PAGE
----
Take your pick — which couch potato format would you prefer? After sampling all three formats, I choose TV on DVD for my maximum viewing pleasure.
The obvious virtues pertain — no commercial breaks, no need to skip activities that may occur and interfere with a television program and (for an addling brain) the ability to keep the script sequential and fresh in one’s memory. Seattle Public Library owns a number of award-winning television series on DVD — I have been able to discover and delve into Freaks and Geeks, The Gilmore Girls (after enough hours of the show I came to believe Stars Hollow was my real life and my real life was a television show), Grey’s Anatomy, 30 Rock, Weeds, Masterpiece Theatre, House of Eliott and My So-Called Life to name a few…
It’s easy to reserve DVDs. Here’s a handy short video that shows a simple trick that will put you in DVD heaven.
~ Susan F.
The gifts of a great artist can be used to further political ends. Jacques-Louis David, painter of the French revolutionary era, created several wonderful paintings that were fraught with political and social meaning, but are still notable on a purely artistic level.
One such painting tells a remarkable story. Called Brutus, or Lictors Returning the to Brutus the Bodies of his Sons, it is officially titled more grandly as “J. Brutus, first consul, has returned to his home after having condemned his two sons, who had joined the Tarquins and conspired against Roman liberty; lictors bring back the bodies so that they may be given burial.” David painted this during the first year of the French Revolution. King Louis XVI was beset with turmoil and there was a powerful political current to depose him. It was during this tumultuous time that David decided to illustrate an episode from Roman history.
Tarquin the Proud had been the King of Rome, and according to legend he was an abusive Continue reading “David and Brutus”
The Seattle Public Library has a large and varied collection of books about architecture and city planning. Here are a few that I find interesting and useful. I hope you enjoy them too.
The Death and Life of Great American Cities by Jane Jacobs
Jane Jacobs’ classic ground-breaking attack on the planning of American cities, published in 1961, is still widely read, and has great relevance for us today. What, she asked, makes cities and city neighborhoods work, and what makes them die? What can planners do to save our great cities? She presented what were at that time completely new principles of city planning, including dense population and diversity of uses, principles which are coming into favor today. She writes with passion as a city dweller; this is an exciting book.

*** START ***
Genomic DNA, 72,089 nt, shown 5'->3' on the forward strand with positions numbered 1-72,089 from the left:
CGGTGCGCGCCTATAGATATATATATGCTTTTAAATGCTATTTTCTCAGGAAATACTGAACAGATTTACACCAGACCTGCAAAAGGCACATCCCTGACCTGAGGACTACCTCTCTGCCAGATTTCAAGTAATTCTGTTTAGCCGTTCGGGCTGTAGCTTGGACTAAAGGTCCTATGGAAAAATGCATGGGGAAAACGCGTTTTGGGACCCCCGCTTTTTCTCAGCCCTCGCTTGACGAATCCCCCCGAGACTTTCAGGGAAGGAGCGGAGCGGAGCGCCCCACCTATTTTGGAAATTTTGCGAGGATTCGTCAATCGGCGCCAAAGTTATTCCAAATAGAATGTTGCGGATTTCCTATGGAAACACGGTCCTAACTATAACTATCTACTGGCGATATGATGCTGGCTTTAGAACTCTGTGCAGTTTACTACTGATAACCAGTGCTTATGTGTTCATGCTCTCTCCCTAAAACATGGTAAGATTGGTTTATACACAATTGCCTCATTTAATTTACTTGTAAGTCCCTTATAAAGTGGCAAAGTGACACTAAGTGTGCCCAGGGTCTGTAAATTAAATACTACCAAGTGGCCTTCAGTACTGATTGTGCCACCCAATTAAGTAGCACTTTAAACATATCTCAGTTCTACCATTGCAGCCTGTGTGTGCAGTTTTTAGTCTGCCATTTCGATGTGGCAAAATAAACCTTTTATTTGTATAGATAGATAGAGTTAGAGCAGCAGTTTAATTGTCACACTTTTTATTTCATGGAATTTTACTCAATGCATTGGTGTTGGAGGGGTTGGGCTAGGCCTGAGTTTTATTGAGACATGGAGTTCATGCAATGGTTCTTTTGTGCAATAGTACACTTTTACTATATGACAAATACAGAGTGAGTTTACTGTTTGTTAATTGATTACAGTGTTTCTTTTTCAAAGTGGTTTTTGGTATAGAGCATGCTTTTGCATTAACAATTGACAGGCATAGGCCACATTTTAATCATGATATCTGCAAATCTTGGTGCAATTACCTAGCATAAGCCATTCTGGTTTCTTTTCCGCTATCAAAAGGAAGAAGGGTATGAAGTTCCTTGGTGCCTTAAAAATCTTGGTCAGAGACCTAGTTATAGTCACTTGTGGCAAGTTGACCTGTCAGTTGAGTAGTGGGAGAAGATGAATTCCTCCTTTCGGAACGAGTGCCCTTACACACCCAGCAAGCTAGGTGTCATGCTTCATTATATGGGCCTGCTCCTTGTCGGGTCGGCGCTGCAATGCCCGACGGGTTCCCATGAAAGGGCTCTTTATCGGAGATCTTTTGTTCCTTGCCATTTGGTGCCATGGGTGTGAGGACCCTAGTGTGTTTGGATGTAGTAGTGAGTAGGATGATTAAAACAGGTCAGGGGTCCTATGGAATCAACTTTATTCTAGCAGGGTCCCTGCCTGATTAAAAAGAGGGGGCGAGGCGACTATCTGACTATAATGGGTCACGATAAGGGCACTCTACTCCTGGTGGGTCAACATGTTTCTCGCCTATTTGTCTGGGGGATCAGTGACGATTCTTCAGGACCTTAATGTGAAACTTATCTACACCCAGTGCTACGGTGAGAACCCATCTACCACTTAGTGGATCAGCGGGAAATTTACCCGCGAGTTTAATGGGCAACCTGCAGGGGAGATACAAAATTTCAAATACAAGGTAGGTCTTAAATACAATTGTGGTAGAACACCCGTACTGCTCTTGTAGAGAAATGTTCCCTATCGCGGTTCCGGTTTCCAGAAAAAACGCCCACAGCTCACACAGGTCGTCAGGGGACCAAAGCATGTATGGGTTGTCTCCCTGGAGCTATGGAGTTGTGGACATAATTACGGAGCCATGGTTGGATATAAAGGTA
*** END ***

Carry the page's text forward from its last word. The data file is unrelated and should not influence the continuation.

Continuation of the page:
The Architecture of Frank Lloyd Wright: a Complete Catalog by William Allin Storrer
Among the many books available on Frank Lloyd Wright, this is the only Continue reading “Buildings and Cities”
People who live in old houses must sometimes be aware of the residents who came before them. Just for the briefest time, there may be a shadow, or a current of air—something that suggests another presence or, perhaps, earlier residents. Sometimes they have left some physical object behind, tossed in a corner somewhere … that is how I came to own the drill bit.
Sitting in my (their) living room, I often wondered about the owners before me—what kind of people were they? How did they live? Living in their house, I felt curiosity, but only vague kinship, until the day I discovered, wedged in an unfinished basement wall, a carpenter’s bit from a brace and bit. Wedged pretty tight, too—I had to work to gouge it out. But holding it in my hand, I felt a very strong sense of the man who had worked there years ago, gotten it wedged into the wall, and finally abandoned it after some effort to remove it. (I could see very old chisel marks around where the bit had been.) This was so like something I might do, that I wanted to meet the man who had left the bit behind—but Continue reading “Bringing the Ghosts to Life – Doing a House History”
Do you notice what people are reading? At a coffee shop? At the dentist’s office? On the bus? We notice — and not just because we work at a library. Sometimes we notice because we want a good book to read; sometimes we get excited because we read and loved that same book. Most of the time, though, we notice as a sort of exercise in urban anthropology.
Below are just a few of the titles Library staff members spied on their commutes home. Oh, your book isn’t on here? Your bus isn’t on here? Please let us know what you’re reading — and what you spy others reading on the bus.